They are often referred to as piano voicings, chord voicings, jazz piano voicings, or a combination of these terms (or even just "voicings"). What we are referring to here is the structure that results when you take a basic chord and rearrange and even double and/or delete certain notes in that chord.
Why even bother to learn Why would you want choose to play chord voicings instead of the regular basic chords that you are familiar with? Knowing how to play chords is one thing, but when you can take any chord and learn how to play it in a number of ways, you actually are in touch with a special way to create different textures that are both tasteful and conducive to your creating your own personal style at the piano.
Is learning voicings specifically for those who want to play jazz? Absolutely not. Both jazz pianists and non-jazz pianists benefit from learning all the tools they can when it comes to playing in a creative fashion. The jazz art form lends itself to being the most bountiful resource for such voicings since jazz pianists through the decades have consistently created ways to form variations of those chord structures made popular by their predecessors, and the tradition continues.
Jazz piano voicings do not need to be complex to sound great, as you will soon see and hear for yourself. Let's explore this basic piano voicing upon which the majority of others are built.
In the above illustration, we have a Cmaj7 chord in its basic root position. For reasons we clearly explain in ProProach, the G or 5th of the chord is not always necessary. That leaves us with the C, E, and B (or 1, 3, and 7). As the red arrow below shows, we can move that E up one octave, leaving us with this chord structure:
This 1-7-3 chord voicing is one you want to learn and have in your "piano playing toolbox" because you will use it often. Keep in mind that it is certainly not limited to using with major 7th chords. You can use it with all 7th chords.Take this simple jazz piano voicing and apply to all the 7th chords you know!
Let's take a look at an example of how useful this is:
I would like to show an excerpt to illustrate this very popular chord structure, which the pros love to play. Let's take a look at an all-time popular standard song that I have always enjoyed playing myself...
All The Things You Are by Jerome Kern (music) and Oscar Hammerstein II (lyrics)
We can apply the exact same 1-7-3 structure in all four cases above. The root of each chord can be played an octave or two below the melody, thus completing the voicing. The result? A tasteful chord texture! Leaving that 5th of the chord out of the picture makes for a "thinner" sound. Also, playing that bass in the lower area of the piano creates more "openness." But always play and listen for yourself... that is what it's all about! Do this now.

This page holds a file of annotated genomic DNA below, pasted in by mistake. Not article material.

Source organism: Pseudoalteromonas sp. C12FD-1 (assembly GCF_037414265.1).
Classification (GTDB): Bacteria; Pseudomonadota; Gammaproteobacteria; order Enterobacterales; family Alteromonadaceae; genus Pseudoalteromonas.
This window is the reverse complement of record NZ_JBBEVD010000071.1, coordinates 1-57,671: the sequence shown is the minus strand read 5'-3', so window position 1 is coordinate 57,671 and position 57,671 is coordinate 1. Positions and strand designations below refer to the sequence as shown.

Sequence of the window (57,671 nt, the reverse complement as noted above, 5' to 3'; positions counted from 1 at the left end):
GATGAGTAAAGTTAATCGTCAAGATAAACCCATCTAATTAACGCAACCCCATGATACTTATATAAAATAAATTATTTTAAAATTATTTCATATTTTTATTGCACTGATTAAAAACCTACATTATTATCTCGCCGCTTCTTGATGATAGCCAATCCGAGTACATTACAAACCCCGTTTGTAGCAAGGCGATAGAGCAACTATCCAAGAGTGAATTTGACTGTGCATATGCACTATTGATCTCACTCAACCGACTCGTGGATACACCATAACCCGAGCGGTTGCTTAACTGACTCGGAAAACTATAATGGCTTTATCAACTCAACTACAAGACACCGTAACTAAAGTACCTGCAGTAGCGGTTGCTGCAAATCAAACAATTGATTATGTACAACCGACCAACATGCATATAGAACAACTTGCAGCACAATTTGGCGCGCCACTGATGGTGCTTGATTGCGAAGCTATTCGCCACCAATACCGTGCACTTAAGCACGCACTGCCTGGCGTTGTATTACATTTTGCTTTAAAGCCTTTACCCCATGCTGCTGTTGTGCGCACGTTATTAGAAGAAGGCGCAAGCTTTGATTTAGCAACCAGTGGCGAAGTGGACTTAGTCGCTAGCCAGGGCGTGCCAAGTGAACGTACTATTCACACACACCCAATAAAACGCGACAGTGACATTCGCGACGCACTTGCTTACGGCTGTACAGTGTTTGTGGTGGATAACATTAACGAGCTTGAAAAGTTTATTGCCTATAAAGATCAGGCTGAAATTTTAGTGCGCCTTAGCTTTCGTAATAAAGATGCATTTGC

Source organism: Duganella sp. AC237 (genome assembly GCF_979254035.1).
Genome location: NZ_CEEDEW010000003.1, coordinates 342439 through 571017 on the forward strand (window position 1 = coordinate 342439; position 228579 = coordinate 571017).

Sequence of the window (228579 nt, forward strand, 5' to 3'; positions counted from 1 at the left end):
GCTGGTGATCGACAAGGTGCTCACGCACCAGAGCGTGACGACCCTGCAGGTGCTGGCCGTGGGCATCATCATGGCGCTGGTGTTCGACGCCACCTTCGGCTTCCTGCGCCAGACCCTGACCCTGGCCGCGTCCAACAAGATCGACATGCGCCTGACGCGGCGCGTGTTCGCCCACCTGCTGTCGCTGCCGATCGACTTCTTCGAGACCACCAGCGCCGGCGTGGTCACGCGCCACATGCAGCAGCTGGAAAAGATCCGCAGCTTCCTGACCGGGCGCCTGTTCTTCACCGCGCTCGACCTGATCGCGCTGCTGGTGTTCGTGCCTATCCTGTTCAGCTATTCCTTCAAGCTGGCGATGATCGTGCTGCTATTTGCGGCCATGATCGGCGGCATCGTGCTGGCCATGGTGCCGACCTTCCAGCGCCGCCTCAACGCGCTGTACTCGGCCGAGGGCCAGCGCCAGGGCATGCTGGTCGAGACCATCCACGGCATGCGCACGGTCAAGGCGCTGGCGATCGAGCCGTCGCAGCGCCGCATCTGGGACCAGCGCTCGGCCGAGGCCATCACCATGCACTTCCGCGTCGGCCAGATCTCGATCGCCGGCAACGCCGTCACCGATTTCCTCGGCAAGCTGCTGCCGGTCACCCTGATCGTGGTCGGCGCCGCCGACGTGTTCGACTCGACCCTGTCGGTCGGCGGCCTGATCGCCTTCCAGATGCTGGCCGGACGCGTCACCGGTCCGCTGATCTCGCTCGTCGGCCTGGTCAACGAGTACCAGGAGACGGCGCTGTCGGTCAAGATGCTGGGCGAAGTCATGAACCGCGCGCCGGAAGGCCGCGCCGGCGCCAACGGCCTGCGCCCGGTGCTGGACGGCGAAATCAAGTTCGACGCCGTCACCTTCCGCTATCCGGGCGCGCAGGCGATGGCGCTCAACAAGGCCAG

On the piano keyboard, these four chord structures look like this:
(Keep in mind that this simplest jazz piano voicing that you absolutely must know as an essential building block for more great sounds)
Of course, you can experiment with the root of each chord being playing in another octave. Doing so will provide you with different textures, since playing it lower will result in giving your chord voicing more "bottom" and playing it higher creates a voicing that is a bit more delicate. That's the beauty of learning jazz piano voicings, you see... even the slightest variation can create a world of difference. The piano keyboard becomes your "artist's palette." jazz piano voicings are really a way to make the most of your available colors.
Now, let me ask you... can you imagine if you were to learn all your 7th chords and started to become comfortable using this 1-7-3 whenever you pleased? Would that provide you with a certain degree of confidence that you haven't enjoyed up to now? Wouldn't that be a great feather in your cap? You bet it would! Take me up on this suggestion: Learn your 7th chords. Then have some fun applying the above formula to those chords and see for yourself whether or not things change for you! This is a great start for introducing yourself to jazz piano voicings because iyou're just dealing with three notes of a chord and they sound great : )
By the way, this is one particular jazz piano voicing we have been focused on in this lesson, but it certainly does not stop there! I would like you to also take a look at this very easy yet effective left hand approach to playing a ballad (although it can be used for up-tempo tunes as well!).
In ProProach, we have fun over the span of 24 weeks as you become introduced to not only more and more great jazz piano voicings that you will make your very own to turn you into the kind of piano player you've always wanted to be, but you also learn how use those piano voicings in your favorite songs. You're off to a great start. Have fun using what you learn!